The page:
Ask a Dentist

August 13, 2021

Q: Why Do I Grind My Teeth?

Man grinding his teeth

Have you ever found yourself unconsciously grinding, gnashing or clenching your teeth? Maybe you’ve noticed an increase in headaches, sensitive teeth or chipped teeth? You may have bruxism, also known as teeth grinding.

People who grind their teeth may not realize they’re doing it until they notice common symptoms like waking up with jaw pain or having tired jaw muscles - they might find out from a roommate or significant other who noticed them clenching their teeth at night.

Some signs of bruxism may not be as pronounced and people may not discover the issue until their dental checkup. The dentist may point out symptoms such as worn tooth enamel or teeth that are flattened, fractured, chipped or loose.

Why Do I Grind My Teeth?

Stress is a big factor in teeth grinding. A 2020 report by the American Dental Association Health Policy Institute found that over half of dentists surveyed saw an increase of patients with dental conditions often associated with stress, such as bruxism and chipped or cracked teeth. According to The Bruxism Association, while stress is a factor, bruxism is more commonly found among people who also have issues with snoring, sleep talking, sleep paralysis and other sleep disorders. 

Another factor that can contribute to your teeth grinding is alcohol and tobacco use according to a 2016 study in the Journal of American Dental Association. Frequent alcohol drinkers and smokers are about twice as likely to grind their teeth.

How Do I Stop Grinding My Teeth?

The appropriate treatment depends on the cause of your bruxism. If you suffer from teeth grinding, be sure to talk with your doctor or dentist to determine the source of it. Based on the damage to your teeth, your dental professional may suggest:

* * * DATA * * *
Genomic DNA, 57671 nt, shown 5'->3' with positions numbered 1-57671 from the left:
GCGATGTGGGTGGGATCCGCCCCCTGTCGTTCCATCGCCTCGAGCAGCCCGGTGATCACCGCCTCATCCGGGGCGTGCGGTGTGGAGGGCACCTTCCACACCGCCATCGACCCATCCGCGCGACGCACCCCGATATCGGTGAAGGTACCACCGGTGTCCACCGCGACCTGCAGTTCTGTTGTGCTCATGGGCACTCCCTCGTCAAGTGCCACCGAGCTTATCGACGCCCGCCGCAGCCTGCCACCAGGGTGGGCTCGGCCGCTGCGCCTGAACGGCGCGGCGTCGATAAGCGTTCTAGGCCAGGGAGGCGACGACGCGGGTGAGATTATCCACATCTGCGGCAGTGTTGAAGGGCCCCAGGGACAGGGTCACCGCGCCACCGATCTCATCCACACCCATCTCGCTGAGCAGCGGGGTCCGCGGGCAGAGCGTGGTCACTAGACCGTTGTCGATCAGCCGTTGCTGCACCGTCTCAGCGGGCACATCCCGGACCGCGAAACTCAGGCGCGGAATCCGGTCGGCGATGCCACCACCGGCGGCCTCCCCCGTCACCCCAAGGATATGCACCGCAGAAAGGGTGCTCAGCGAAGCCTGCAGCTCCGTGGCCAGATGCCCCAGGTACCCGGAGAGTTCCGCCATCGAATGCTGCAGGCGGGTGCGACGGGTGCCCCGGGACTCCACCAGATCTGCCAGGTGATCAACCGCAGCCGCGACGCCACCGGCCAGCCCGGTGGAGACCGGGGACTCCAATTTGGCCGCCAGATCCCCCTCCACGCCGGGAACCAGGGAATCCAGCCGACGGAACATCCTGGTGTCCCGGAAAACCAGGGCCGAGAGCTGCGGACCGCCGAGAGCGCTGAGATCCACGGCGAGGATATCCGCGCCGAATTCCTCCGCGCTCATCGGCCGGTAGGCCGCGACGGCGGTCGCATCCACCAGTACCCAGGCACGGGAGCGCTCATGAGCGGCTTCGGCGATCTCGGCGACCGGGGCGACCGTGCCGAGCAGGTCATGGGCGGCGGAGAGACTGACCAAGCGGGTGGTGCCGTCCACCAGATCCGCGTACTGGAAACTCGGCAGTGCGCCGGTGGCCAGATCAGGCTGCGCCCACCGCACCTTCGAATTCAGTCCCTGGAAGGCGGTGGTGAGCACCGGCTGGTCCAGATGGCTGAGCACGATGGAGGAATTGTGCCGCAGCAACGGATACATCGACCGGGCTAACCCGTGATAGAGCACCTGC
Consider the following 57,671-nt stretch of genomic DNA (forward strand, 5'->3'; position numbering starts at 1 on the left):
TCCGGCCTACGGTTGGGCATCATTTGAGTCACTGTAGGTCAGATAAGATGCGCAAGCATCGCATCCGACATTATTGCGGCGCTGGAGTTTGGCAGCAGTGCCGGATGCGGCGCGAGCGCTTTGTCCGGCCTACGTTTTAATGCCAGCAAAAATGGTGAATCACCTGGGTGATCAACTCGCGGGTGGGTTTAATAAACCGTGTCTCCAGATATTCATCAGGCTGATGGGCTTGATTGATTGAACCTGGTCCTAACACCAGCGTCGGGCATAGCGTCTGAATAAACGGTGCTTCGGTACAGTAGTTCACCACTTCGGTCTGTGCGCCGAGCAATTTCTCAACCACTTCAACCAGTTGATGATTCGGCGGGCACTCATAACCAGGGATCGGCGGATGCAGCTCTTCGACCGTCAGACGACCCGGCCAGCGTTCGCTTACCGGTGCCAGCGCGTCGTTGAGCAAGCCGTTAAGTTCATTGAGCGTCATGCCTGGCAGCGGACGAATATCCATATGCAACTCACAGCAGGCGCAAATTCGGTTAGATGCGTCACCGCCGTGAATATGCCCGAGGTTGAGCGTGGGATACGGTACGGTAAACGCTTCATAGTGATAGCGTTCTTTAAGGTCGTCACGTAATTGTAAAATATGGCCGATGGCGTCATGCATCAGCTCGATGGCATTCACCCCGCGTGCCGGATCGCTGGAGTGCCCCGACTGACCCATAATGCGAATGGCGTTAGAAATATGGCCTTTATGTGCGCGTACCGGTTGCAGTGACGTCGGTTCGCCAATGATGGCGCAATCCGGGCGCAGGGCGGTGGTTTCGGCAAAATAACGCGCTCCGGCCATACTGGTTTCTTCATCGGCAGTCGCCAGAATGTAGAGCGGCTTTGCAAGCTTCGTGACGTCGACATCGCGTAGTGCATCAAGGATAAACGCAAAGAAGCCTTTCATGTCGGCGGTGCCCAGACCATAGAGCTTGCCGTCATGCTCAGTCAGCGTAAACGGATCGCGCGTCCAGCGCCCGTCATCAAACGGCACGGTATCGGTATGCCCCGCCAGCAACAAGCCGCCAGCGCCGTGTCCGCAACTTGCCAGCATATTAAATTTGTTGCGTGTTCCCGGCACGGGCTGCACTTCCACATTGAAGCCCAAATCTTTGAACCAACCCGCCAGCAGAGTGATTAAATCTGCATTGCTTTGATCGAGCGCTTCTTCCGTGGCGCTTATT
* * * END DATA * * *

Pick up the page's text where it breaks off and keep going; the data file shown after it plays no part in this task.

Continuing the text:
• Wearing a night guard. A mouth guard for teeth grinding can prevent further wear on your teeth and relieve any damage. While this may not be a cure, a mouth guard can help you manage this condition.
  • Finding ways to relax. Doing the things you love before bedtime, such as watching your favorite show or taking a short walk, could help you let go of the day’s negativity and allow your body to release any lingering tension. It is the easiest and cheapest way to treat bruxism. 
  • Receiving dental corrections. In some cases, such as an overbite (the upper jaw overlaps with the lower jaw) or an abnormal bite (when teeth on the upper and lower jaw are misaligned), your dentist may correct your teeth using orthodontics, like braces or Invisalign.


Putting an end to teeth grinding can help alleviate pain, preserve your teeth and keep you smiling with confidence. If you suspect you have bruxism, visit us at our Dental Image Therapy Centres locations at St. Vital Centre and Garden City Shopping Centre to determine the best course of treatment. 

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